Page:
The book illustrates how isolation in places like the tidal pools brings the biologist happiness, even though it secludes her from the rest of the world. The biologist was so distraught at the idea of leaving this insular environment that she began drinking heavily and having casual sex with strangers. The appreciation for solitude that she fostered during this time has seemingly enabled her to flourish in Area X, as the environment here is similarly isolating.
The biologist thought, after a time, that she had become part of the community—the “old biologist” the locals saw out on the rocks, obsessed with the mussels, who’s been there for ages. Looking at the journals, the biologist feels that she has truly become that “old biologist,” the world “colonizing” her and forcing her to “live in its reality.”
Just as she used “colonizing” to describe the vines, here the biologist acknowledges that she is becoming a part of Area X in the same way that she thought she was a part of the natural tidal pools during her research earlier in her life. Again, nature has the agency in this case, not her; she is becoming a part of its world.
At some point during their relationship, the biologist’s husband started calling her the “ghost bird,” as a way of teasing her for not being present in his life. If they went to bars with his friends, she wouldn’t talk much with them. All of her hobbies were bound up in her work, but she didn’t like to talk about her research and wasn’t interested in pop culture. She liked being out but existing apart. Her disengagement, however, ate into his enjoyment of talking to his friends. Observation has always meant more to her than interaction, like observing the pool, and she liked to observe the bar ecosystem rather than live within it.
The biologist’s husband’s teasing nickname for her, “ghost bird,” further illustrates that she prioritized solitude and isolated herself from him, as ghost birds are known for being difficult to spot. The biologist is attuned with and consumed by nature (like the tidal pools), more than she’s interested in normal, everyday experiences (like hanging out in a bar with her husband). But even as the isolation made the biologist feel more fulfilled, it hampered her relationship with her husband.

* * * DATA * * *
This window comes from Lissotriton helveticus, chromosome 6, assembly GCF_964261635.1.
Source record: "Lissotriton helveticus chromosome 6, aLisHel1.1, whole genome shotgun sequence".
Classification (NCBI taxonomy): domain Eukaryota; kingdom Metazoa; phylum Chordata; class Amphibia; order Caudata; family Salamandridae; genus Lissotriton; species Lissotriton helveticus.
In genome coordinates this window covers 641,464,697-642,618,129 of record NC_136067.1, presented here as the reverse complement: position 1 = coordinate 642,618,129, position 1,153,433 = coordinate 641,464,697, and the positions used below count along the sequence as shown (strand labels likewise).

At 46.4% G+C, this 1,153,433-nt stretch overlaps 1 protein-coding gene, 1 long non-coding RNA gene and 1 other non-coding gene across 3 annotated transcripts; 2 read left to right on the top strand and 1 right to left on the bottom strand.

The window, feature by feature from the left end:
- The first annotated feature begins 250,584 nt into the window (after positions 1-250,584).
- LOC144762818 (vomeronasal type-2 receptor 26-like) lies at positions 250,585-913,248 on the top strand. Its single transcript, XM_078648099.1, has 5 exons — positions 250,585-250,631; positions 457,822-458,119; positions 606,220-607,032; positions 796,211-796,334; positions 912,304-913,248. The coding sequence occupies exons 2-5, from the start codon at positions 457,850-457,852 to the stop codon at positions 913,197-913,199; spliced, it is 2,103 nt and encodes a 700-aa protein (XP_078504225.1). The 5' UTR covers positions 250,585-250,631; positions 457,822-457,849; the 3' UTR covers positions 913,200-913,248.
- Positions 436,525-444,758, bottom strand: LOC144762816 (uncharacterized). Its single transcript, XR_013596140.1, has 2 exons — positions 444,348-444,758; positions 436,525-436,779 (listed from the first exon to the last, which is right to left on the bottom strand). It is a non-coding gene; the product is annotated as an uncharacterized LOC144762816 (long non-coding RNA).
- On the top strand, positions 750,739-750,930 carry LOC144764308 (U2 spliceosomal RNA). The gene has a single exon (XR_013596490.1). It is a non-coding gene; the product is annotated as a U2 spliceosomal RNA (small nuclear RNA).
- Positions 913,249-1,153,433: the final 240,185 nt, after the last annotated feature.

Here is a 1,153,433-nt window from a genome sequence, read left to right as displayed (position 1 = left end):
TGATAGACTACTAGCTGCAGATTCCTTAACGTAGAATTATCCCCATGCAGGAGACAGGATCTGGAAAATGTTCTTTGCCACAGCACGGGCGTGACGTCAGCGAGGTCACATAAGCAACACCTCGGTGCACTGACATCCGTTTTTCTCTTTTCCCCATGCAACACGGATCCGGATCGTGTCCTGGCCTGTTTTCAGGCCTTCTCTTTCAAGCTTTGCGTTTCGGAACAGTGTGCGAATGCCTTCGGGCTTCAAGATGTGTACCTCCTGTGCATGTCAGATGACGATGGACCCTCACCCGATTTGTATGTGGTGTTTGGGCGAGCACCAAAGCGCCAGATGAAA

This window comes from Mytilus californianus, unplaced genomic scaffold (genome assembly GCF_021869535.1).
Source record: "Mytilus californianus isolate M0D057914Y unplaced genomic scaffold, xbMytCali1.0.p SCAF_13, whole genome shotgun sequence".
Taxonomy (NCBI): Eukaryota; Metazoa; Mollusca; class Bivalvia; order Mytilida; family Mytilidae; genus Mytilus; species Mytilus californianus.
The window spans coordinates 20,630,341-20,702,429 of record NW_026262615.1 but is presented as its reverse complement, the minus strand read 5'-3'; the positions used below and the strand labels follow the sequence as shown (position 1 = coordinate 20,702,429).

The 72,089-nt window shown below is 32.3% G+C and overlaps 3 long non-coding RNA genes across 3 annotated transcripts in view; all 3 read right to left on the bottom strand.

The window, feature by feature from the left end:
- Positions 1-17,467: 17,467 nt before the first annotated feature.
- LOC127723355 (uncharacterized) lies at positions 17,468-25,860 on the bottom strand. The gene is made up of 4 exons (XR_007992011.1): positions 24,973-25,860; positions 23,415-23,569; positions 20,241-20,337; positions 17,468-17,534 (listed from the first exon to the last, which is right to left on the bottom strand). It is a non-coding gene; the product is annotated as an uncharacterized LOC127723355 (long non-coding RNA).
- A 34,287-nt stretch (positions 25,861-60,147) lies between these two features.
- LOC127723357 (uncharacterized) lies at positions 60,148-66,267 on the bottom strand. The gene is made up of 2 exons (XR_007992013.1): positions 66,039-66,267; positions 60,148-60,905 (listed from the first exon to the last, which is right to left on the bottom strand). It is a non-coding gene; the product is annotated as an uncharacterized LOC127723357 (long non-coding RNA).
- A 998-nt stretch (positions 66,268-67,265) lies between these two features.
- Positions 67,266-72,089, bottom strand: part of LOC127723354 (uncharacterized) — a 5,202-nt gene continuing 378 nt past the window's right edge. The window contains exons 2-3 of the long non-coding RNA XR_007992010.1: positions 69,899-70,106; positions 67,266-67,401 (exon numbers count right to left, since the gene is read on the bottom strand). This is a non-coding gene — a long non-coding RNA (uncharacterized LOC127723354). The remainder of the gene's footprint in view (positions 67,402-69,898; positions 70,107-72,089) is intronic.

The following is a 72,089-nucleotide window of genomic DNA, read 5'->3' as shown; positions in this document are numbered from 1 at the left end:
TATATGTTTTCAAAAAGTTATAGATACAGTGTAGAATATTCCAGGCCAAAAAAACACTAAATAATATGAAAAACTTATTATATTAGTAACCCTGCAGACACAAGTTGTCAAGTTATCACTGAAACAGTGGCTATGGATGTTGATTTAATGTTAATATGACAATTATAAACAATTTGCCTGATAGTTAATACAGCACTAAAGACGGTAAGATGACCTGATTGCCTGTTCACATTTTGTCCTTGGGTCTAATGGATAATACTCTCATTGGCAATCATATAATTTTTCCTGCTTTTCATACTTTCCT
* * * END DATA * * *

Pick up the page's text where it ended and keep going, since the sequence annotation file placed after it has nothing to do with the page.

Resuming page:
The journals confront the biologist with her husband’s death all over again, knowing his account is likely there. Once, he asked her if she loved and needed him. She loved him, but she didn’t need him, and she felt that was the way it was supposed to be for her. Nothing could override the desire to understand the tides, seasons, and rhythms around her.
Again, the biologist emphasizes that her isolation is intentional, and she doesn’t feel the need to change herself and be more open—particularly when it helps her protect herself—even if this leads to a degradation of her other relationships. On the other hand, her description about her desire to understand nature illustrates the power that it has over her.
Some of the journals are turning to mulch in the bottoms of stacks, embodying the scraps of writing in the Tower: “the seeds of the dead to share with the worms that gather in the darkness and surround the world with the power of their lives…” The biologist lays the table across the entrance to the stairwell, so that if the psychologist comes, the biologist will hear her. The biologist again feels a growing brightness inside her, and she lowers herself into the cool, dark space.
The biologist is starting to puzzle out some of the mysterious messages in the Tower—that the journals are in some ways these “seeds of the dead.” The sentence suggests that the journals have perhaps become more powerful by turning into mulch—a part of the nature around them. This relates back to the dolphin’s eyes that the biologist noticed, which gave her a similar inkling that humanity has become integrated with nature in some mysterious way here.
The biologist chooses journals at random, realizing that the dates—found in a journal from the “first expedition”—do not make sense with the information she was given. She wonders how many expeditions there have really been, and if those details are being hidden so as not to discourage volunteers. There is also an archive of audiocassettes and photos. She wonders how to go through it all, skimming journals before coming across horrible accounts of “unspeakable acts.”
This passage reveals just how much the Southern Reach has been lying to the expedition about the previous missions and how many expeditions there have been. The fact that this has led expedition members to “unspeakable acts” only emphasizes how the biologist’s skepticism of the expedition and the Southern Reach’s motivations has, in some ways, protected her from these same incidents. She has relied on herself rather than others, as she is doing now.